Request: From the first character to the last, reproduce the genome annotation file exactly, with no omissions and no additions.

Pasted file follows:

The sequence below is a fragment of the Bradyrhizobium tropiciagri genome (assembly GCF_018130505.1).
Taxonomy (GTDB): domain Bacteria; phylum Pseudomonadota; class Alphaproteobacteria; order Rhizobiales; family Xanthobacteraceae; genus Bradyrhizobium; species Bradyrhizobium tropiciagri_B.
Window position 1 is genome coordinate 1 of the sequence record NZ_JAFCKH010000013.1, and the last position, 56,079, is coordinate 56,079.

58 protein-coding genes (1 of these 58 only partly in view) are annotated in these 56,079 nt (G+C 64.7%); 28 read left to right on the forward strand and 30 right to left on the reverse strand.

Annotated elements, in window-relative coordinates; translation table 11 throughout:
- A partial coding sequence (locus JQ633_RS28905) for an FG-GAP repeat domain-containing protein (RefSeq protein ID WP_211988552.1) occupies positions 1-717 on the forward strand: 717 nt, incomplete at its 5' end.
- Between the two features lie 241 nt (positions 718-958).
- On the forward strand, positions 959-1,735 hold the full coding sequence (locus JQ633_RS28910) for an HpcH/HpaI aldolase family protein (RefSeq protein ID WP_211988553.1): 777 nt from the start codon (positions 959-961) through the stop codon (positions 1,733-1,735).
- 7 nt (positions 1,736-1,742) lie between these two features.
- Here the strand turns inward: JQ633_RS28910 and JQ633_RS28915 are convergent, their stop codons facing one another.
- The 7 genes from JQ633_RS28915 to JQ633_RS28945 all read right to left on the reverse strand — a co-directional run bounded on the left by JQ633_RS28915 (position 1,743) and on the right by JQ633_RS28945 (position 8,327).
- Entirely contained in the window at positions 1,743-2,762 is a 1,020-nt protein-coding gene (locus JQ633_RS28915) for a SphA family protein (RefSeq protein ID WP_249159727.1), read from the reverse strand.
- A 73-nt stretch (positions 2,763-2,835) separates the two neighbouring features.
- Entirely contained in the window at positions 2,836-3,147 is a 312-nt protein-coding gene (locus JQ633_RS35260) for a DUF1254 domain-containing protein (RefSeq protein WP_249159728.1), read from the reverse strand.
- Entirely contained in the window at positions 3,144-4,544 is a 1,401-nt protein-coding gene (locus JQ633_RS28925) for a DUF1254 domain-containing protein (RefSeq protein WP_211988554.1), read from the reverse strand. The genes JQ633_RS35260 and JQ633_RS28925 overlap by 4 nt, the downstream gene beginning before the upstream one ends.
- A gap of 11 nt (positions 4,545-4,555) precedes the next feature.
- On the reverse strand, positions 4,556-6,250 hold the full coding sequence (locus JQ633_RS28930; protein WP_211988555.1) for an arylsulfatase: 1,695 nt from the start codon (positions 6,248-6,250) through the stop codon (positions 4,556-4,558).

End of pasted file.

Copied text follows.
The sequence below is a fragment of the Bradyrhizobium tropiciagri genome (assembly GCF_018130505.1).
Taxonomy (GTDB): domain Bacteria; phylum Pseudomonadota; class Alphaproteobacteria; order Rhizobiales; family Xanthobacteraceae; genus Bradyrhizobium; species Bradyrhizobium tropiciagri_B.
Window position 1 is genome coordinate 1 of the sequence record NZ_JAFCKH010000013.1, and the last position, 56,079, is coordinate 56,079.

58 protein-coding genes (1 of these 58 only partly in view) are annotated in these 56,079 nt (G+C 64.7%); 28 read left to right on the forward strand and 30 right to left on the reverse strand.

Annotated elements, in window-relative coordinates; translation table 11 throughout:
- A partial coding sequence (locus JQ633_RS28905) for an FG-GAP repeat domain-containing protein (RefSeq protein ID WP_211988552.1) occupies positions 1-717 on the forward strand: 717 nt, incomplete at its 5' end.
- Between the two features lie 241 nt (positions 718-958).
- On the forward strand, positions 959-1,735 hold the full coding sequence (locus JQ633_RS28910) for an HpcH/HpaI aldolase family protein (RefSeq protein ID WP_211988553.1): 777 nt from the start codon (positions 959-961) through the stop codon (positions 1,733-1,735).
- 7 nt (positions 1,736-1,742) lie between these two features.
- Here the strand turns inward: JQ633_RS28910 and JQ633_RS28915 are convergent, their stop codons facing one another.
- The 7 genes from JQ633_RS28915 to JQ633_RS28945 all read right to left on the reverse strand — a co-directional run bounded on the left by JQ633_RS28915 (position 1,743) and on the right by JQ633_RS28945 (position 8,327).
- Entirely contained in the window at positions 1,743-2,762 is a 1,020-nt protein-coding gene (locus JQ633_RS28915) for a SphA family protein (RefSeq protein ID WP_249159727.1), read from the reverse strand.
- A 73-nt stretch (positions 2,763-2,835) separates the two neighbouring features.
- Entirely contained in the window at positions 2,836-3,147 is a 312-nt protein-coding gene (locus JQ633_RS35260) for a DUF1254 domain-containing protein (RefSeq protein WP_249159728.1), read from the reverse strand.
- Entirely contained in the window at positions 3,144-4,544 is a 1,401-nt protein-coding gene (locus JQ633_RS28925) for a DUF1254 domain-containing protein (RefSeq protein WP_211988554.1), read from the reverse strand. The genes JQ633_RS35260 and JQ633_RS28925 overlap by 4 nt, the downstream gene beginning before the upstream one ends.
- A gap of 11 nt (positions 4,545-4,555) precedes the next feature.
- On the reverse strand, positions 4,556-6,250 hold the full coding sequence (locus JQ633_RS28930; protein WP_211988555.1) for an arylsulfatase: 1,695 nt from the start codon (positions 6,248-6,250) through the stop codon (positions 4,556-4,558).